Royal Park Playground
Image credit: Willie Robertson
This children’s area sits in the north-west corner of Foots Cray Meadows – bounded to the east by the River Cray plus woodlands and to the west by houses.
The stretch of grassland is known as Royal Park, which gives its name to the bordering housing estate constructed in the late 1940s and early 1950s. There are now wonderful clumps of snow drops early in the year in the surrounding woods as well as, a little later on, daffodils.
Access to the site, one of 19 entrance points within the wildlife reserve known as Foots Cray Meadows, is via the far end of Riverside Road.
The facility, one of 194 playgrounds within the London Borough of Bexley, incorporates a play area as well as a multi-use ball court and outdoor gym.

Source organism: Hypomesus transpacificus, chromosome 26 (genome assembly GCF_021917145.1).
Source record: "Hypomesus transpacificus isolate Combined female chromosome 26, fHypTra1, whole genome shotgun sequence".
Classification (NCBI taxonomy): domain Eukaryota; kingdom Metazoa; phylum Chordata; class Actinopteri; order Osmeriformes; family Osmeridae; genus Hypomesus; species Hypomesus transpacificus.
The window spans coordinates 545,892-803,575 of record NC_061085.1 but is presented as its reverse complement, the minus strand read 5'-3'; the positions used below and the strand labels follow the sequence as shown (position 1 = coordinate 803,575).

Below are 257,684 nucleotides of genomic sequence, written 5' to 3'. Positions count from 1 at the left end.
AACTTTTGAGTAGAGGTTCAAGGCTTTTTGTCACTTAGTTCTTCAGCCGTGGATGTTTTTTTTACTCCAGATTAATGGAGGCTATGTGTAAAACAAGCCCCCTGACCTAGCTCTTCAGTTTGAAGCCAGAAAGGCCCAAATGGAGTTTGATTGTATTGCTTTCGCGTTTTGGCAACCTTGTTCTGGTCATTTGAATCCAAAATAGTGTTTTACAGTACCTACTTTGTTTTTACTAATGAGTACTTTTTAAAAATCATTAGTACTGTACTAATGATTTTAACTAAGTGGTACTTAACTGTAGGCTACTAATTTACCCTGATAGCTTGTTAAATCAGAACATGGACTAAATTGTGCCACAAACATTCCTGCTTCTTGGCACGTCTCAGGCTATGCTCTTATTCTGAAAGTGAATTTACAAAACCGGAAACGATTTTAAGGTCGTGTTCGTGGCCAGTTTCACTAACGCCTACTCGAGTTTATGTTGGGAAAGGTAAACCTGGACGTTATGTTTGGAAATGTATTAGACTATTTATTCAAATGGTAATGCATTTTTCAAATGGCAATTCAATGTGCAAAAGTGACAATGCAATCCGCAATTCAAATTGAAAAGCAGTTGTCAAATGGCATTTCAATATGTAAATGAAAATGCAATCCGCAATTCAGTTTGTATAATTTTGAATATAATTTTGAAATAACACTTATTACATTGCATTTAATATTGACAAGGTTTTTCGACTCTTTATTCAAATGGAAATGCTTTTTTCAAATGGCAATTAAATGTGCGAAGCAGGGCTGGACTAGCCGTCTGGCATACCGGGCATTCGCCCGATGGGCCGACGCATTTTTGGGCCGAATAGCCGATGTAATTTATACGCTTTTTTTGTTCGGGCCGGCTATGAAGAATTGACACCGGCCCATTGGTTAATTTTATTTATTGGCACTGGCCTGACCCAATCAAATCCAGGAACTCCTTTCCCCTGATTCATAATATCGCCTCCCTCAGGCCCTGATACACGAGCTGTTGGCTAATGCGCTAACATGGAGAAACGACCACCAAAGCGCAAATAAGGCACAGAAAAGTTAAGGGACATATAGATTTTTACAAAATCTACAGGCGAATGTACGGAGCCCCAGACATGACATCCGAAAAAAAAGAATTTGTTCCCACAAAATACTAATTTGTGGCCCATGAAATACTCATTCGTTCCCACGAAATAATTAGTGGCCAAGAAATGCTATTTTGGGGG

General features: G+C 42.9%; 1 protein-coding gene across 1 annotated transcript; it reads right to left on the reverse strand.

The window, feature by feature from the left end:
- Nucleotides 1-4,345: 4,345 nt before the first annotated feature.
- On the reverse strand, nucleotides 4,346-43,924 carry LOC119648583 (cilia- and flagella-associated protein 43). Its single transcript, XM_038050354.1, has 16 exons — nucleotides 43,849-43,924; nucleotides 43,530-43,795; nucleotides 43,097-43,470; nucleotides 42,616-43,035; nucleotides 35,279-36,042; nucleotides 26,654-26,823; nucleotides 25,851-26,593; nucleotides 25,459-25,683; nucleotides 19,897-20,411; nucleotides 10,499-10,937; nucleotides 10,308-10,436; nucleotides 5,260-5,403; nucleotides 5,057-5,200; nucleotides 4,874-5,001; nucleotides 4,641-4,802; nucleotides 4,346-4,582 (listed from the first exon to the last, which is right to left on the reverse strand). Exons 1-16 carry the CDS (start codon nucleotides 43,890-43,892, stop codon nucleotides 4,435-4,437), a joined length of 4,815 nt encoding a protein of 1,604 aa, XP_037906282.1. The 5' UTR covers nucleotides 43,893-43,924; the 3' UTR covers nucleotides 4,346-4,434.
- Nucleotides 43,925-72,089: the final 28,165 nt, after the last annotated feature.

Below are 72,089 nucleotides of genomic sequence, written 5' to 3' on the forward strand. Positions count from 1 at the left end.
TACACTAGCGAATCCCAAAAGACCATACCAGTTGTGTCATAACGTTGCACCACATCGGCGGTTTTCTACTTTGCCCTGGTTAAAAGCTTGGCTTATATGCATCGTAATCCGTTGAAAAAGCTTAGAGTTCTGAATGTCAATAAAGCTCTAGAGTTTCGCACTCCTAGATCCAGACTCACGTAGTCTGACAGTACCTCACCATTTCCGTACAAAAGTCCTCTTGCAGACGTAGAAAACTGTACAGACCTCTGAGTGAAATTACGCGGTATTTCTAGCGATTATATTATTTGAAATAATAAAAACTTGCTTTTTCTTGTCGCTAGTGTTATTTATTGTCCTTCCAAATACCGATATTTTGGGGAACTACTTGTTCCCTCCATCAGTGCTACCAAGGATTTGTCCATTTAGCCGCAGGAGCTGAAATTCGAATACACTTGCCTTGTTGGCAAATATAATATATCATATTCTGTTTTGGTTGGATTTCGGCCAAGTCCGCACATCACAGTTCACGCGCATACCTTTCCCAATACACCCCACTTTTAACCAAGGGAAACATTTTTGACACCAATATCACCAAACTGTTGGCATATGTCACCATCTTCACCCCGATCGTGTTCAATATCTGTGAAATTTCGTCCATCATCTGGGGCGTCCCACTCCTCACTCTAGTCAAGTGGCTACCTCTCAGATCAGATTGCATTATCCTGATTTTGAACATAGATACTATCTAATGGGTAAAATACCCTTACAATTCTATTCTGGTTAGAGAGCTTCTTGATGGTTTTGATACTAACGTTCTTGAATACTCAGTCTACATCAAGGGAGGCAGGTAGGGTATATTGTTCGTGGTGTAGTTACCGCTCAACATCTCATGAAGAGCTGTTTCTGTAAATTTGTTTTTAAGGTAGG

There are rubber safety surfaces around the equipment. There are also climbing frames on grassed areas outside of the enclosed playground with bench seats around.
The pathways here are wide enough for wheelchair users with most made of Tarmac or compacted earth.
Credit: Willie Robertson
The Royal Park field became a gravel pit in the 1940s, with the stones used in road building. The resulting hole – at one time full of water and used for fishing – became an area to dispose of decommissioned trolley buses as it was being filled in, together with various old trams.
Metal detectorists beware, you may need more that a small shovel to dig up this treasure. The land was then used for a while as a football pitch.